anonymous
  • anonymous
Great, thanks. So yes, it looks like I'm complicating this a lot... I think I misunderstood the rules of the game... Also having the wordlist in a string like you seems to make it much easier to find what you're looking for.
anonymous
  • anonymous
Just one more question: shouldn't check_current_string() return false only when the string longer than 3 is also a full word (ie not a word fragment) ?

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anonymous
  • anonymous
Wow. that had me really confused for a while. What happens is that if count(wordListString, ' '+string) == 0: return False checks to see whether the current string is PART of a valid word by returning False UNLESS it can find an instance in wordListString that starts with a space (because otherwise it would count strings it found in the middle of the word as valid) NEXT if len(string) > 3: if count(wordlist, string) > 0: return False checks to see that it is not a COMPLETE word. I think the confusion is in this step, and specifically the fact that it's counting occurrences of the current word in wordlist, NOT wordListString. wordlist is a list of strings, so in order to find the current word in wordlist, it has to EXACTLY match one of the string elements in wordlist.
anonymous
  • anonymous
For instance, the commands x = ['stopped','stopping'] count(x, 'stop') will return 0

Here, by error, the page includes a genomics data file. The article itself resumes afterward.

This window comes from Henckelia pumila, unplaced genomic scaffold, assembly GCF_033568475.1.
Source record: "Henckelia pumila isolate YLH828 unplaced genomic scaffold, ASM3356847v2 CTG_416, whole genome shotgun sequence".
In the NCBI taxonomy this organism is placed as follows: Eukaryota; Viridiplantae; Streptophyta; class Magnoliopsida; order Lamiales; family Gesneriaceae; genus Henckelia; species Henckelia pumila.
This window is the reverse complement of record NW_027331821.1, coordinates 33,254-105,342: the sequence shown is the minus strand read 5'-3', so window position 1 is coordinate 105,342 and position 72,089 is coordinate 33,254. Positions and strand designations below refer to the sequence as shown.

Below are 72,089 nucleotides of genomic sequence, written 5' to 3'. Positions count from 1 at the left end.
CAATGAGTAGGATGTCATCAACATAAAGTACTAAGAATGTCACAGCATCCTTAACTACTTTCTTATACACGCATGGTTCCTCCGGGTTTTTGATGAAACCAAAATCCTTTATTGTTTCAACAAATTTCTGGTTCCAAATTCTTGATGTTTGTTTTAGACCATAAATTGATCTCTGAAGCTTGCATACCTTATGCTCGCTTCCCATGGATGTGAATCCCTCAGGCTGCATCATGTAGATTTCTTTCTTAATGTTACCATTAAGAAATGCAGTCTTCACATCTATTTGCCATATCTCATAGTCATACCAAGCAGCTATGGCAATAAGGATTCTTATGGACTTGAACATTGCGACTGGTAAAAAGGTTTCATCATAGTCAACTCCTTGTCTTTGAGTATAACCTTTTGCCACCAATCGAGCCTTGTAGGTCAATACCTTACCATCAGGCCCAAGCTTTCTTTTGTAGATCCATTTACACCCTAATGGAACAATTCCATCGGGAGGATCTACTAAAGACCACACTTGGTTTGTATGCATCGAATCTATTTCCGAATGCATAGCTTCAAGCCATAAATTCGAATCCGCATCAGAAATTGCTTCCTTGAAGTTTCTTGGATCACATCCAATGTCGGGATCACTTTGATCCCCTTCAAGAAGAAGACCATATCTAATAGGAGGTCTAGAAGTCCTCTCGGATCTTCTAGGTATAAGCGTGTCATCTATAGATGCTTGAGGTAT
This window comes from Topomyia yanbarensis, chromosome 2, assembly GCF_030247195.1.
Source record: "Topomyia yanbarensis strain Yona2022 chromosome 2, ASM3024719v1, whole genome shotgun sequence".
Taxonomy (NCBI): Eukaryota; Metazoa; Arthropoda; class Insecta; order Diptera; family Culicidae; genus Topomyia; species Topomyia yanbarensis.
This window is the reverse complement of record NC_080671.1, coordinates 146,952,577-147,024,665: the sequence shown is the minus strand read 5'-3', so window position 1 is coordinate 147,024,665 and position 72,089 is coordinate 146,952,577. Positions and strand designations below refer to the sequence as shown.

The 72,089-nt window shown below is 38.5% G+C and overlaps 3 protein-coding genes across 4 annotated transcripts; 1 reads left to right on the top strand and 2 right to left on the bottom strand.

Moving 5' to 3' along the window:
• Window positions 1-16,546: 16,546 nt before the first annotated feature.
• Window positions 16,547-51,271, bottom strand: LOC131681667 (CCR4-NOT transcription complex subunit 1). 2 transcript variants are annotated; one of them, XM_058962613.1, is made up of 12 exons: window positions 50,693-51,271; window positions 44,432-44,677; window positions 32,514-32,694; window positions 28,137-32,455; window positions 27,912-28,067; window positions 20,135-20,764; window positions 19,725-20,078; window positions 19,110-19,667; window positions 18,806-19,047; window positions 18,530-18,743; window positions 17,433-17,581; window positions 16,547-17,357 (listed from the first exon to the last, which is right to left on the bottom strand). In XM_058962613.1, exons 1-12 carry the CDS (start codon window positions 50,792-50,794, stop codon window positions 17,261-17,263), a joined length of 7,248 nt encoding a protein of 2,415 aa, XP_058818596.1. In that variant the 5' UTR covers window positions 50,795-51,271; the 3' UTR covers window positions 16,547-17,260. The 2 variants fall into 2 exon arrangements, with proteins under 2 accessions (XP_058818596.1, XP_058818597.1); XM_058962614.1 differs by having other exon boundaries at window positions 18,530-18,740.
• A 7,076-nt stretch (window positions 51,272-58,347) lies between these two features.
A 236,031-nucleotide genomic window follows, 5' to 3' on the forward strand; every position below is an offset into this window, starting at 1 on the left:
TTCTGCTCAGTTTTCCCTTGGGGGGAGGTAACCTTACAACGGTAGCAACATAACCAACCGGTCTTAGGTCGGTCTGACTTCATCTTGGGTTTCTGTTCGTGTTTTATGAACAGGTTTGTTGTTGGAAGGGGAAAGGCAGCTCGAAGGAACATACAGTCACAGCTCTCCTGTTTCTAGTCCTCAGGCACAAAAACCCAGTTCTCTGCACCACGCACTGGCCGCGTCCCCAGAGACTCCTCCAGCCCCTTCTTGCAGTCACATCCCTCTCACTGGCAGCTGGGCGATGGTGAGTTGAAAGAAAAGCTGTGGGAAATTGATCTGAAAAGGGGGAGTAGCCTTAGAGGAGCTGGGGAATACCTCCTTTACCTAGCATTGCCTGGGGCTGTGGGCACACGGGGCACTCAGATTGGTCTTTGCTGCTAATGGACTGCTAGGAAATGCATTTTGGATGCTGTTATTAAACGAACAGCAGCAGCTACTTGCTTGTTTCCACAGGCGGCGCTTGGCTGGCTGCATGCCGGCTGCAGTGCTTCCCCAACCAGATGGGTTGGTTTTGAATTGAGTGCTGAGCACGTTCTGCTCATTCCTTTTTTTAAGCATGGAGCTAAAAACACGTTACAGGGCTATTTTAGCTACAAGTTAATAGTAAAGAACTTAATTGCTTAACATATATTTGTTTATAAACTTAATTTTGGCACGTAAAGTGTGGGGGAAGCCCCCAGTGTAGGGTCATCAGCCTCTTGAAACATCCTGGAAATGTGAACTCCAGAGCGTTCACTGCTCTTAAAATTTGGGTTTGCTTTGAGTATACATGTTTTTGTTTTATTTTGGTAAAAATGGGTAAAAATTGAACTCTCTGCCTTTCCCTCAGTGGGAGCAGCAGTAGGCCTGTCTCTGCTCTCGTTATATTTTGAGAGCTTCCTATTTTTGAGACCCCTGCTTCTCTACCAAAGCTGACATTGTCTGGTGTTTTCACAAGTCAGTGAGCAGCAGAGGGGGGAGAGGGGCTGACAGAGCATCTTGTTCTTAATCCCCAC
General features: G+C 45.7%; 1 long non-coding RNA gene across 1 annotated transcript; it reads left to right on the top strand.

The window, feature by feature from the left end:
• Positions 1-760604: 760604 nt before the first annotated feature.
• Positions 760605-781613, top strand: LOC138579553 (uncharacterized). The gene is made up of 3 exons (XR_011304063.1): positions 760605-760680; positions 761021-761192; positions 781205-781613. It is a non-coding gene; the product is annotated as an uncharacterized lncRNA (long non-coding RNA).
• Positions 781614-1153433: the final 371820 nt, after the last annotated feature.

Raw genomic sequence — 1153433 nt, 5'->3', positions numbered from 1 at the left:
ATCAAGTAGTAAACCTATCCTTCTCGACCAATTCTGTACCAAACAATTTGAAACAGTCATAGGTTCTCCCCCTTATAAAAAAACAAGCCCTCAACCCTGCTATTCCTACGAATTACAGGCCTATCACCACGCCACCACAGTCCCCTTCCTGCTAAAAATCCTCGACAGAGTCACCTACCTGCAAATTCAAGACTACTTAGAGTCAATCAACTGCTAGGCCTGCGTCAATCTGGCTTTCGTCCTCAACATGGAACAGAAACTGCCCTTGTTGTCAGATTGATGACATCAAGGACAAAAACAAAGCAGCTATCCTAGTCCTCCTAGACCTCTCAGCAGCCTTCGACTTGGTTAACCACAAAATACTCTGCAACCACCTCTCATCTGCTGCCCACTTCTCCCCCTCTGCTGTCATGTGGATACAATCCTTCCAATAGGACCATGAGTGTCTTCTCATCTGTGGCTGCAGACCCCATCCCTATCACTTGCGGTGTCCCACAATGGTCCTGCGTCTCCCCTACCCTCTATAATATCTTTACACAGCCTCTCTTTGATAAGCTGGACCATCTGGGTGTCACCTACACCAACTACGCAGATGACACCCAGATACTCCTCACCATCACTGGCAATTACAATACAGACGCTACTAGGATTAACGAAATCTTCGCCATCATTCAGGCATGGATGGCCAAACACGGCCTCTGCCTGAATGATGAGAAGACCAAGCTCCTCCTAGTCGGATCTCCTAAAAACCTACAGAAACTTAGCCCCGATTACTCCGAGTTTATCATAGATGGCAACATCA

anonymous
  • anonymous
So what you're saying is that check_current_string SHOULD return false on a string that is a valid word AND is longer than 3 letters, whether or not it is a sub-word (or word fragment). For exmaple, consider the word "putt" A valid word, but also a valid word fragment ("putty", "putting", etc) In that case, your function returns false, but should it really ? That is, in essence my question. As you can see, it's more about the actual rules of the game than the implementation. It's pretty hard to explain, though. So, if the currrent word fragment is "put" and I type "T" do I lose or do we keep playing ??
anonymous
  • anonymous
If that happens, you lose. From the assignment's list of losing conditions: Forming a word longer than 3 letters ("PEA" is ok, but "PEAR" is not) "PEARS" is also a word, but as soon as someone has completed "PEAR," the game is over.
anonymous
  • anonymous
Which raises a question about the computer version of the game--from what I've read, bluffing is a big part of playing the game live, with the rule that if you think someone has completed a word, or if you think they've made a fragment that can't be a word, you can 'call', and if you're wrong, you lose. It might be a good idea from the standpoint of the computer implementation to NOT automatically check at each input, and instead give the players an option to 'call' instead of entering a letter, which would initiate a word check and one player would lose as a result.
anonymous
  • anonymous
yes, that could be a worthwile addition. Anyway, thanks for your help clearing up that matter!